In a change to our schedule, our columnist will be taking her place in the ever-lengthening queue of women wearing boxing gloves who want to talk to Ray O'Rourke
I was all set this week to weigh into the debate about the Greater London Authority's new planning guidance on sustainability. But then I came across the reports of Ray O'Rourke's view that building sites were "no place for women", and I'm afraid it was just too tempting - like being offered a box of chocolates just as you were contemplating a plate of wholemeal pasta.
My first thought was why on earth would another intelligent, successful and generally well motivated businessman open himself up to the avalanche of criticism with which this remark would inevitably be greeted. I seem to remember a similar furore over remarks made by Roger Knowles a year ago. But as I reflected on it, what was perhaps even more interesting was the avalanche of reactions.
Fifteen years ago, this sort of comment was greeted with sage nods of agreement or, even worse, a ripple of supportive laughter. I can speak with some confidence here - I was often present when they were made. Now they provoke extensive coverage in Building, complaints from a startling array of bodies representing women who work in the construction industry, and a stream of letters to the editor.
To put my own cards on the table, I believe that women should be able to work, and should be welcomed, more or less anywhere, and certainly on the average building site. It's almost impossible to contemplate a world where women do nothing dirty or potentially dangerous - no more female lavatory cleaners then, or nurses working in A&E on a Saturday night. It's interesting that occupations that have traditionally been the province of women - often part time and low paid - rarely seem to attract such masculine or managerial interest.
I spent my own, wholly enjoyable, career in construction almost entirely in an office, but I became familiar with the industry's general reaction to women during that time: surprise and wariness, only occasionally laced with hostility, which generally translated into a great working relationship once they realised that (a) you knew what you were doing, and (b) you weren't going to faint if they used the word "bloody" in conversation.
Many of the architects and engineers I knew who worked full time on site had similar experiences. A very senior female engineer - one of only a handful of women fellows of the Institution of Civil Engineers in the 1980s - once told me with great glee how the quality of her concrete was always better than that of her male colleagues, because she insisted on it looking exactly right, and had built a team willing to respond to her standards.
Everybody has the right to be the member of a minority without being bullied as a result. That might be a tall order to deliver day in, day out, but that is what being a responsible employer is about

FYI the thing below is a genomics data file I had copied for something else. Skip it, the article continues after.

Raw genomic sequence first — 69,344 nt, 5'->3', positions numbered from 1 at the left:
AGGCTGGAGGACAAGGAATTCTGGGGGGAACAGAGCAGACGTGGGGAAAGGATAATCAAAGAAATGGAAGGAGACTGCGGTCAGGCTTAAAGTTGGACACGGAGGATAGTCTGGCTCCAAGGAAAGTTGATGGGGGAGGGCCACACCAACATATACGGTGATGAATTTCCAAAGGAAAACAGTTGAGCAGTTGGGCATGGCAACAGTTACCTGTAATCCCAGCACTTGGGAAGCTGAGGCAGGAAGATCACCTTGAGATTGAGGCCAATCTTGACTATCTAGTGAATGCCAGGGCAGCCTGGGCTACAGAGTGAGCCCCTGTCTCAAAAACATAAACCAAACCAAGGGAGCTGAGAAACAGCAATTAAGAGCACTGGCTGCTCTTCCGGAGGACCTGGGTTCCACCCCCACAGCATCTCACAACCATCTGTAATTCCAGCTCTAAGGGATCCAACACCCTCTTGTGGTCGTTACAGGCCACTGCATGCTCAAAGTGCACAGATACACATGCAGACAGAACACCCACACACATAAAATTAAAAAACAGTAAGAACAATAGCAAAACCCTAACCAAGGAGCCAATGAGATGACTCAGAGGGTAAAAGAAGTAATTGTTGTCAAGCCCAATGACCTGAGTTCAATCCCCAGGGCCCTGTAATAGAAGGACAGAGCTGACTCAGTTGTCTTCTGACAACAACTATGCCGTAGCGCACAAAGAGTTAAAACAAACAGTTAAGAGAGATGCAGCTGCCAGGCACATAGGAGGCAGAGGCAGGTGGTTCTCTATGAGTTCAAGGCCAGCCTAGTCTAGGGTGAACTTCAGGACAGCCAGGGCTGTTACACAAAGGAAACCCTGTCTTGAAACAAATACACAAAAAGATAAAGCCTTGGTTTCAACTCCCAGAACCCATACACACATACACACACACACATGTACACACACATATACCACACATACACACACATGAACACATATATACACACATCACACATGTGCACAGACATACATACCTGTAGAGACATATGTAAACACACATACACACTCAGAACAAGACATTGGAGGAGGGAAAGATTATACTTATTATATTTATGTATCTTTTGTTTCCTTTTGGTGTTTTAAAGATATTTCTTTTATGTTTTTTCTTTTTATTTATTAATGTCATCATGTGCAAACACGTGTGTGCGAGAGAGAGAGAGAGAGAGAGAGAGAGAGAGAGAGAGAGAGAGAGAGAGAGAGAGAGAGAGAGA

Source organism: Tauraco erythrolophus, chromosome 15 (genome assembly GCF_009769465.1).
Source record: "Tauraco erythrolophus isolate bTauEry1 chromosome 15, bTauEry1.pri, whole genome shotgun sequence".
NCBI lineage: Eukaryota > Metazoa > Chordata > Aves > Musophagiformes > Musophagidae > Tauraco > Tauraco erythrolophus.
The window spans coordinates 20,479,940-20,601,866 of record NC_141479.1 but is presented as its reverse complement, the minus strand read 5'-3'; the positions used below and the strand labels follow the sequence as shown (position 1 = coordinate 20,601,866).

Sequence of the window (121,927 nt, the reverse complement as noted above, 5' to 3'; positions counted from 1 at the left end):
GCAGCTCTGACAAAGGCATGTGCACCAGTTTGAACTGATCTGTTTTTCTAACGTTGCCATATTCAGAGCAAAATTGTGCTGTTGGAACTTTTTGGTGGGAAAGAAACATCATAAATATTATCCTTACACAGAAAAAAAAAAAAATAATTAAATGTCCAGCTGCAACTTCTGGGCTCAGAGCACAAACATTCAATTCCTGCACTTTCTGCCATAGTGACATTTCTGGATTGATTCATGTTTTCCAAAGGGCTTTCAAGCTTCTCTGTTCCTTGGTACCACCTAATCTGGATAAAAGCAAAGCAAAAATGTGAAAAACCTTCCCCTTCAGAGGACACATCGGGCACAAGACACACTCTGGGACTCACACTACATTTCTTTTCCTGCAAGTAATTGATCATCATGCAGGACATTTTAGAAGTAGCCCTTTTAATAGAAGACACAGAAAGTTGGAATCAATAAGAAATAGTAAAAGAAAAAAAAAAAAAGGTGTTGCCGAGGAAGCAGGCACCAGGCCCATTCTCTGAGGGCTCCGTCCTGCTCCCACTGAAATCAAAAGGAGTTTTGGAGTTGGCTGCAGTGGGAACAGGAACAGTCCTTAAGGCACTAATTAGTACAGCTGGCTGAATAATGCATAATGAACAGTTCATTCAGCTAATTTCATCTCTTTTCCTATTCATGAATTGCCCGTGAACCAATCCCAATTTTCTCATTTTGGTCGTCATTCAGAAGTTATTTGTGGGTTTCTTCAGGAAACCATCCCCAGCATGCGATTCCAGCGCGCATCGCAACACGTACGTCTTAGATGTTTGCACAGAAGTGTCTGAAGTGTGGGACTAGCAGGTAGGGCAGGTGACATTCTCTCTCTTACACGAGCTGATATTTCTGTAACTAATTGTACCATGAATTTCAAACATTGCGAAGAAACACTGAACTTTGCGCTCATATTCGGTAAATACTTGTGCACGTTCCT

The trades have always been tougher, but women succeed there too. Organisations such as CITB-ConstructionSkills have a good record of attracting them, supporting them and showcasing their successes.
There is no doubt in my mind that women can function effectively on building sites. Whether the conditions - practically and culturally - are good enough is another matter altogether. But that has got nothing to do with the sex of workers. Everybody deserves a workplace with decent facilities, proper health and safety procedures, and the right to be a member of a minority of any type without being bullied as a result. That might be a tall order to deliver day in, day out, but that is what being a responsible employer is about.
In that context, it seems particularly surprising that it was Ray O'Rourke who made these comments. Major contractors such as Laing O'Rourke have a good record on site conditions, and often lead the way on health and safety. They are also patently committed to excellence and team building and, as his (female) director of people was quick to point out, they have been actively recruiting women for a number of years.
"The monstrous regiment", as John Knox once bravely described the more powerful members of the female race, has to be part of the answer to the skills issue facing the industry. If more employers set about attracting them, and ensuring their sites were places where everyone, men and women, could work safely and well, that would be a terrific step forward.
Oh, and for the record, the Greater London Authority's requirements in its planning guidance on energy might be getting a mixed reaction, but the requirements on materials use and recycling are excellent - clear, forward thinking and perfectly achievable.
Jennie Price is chief executive of WRAP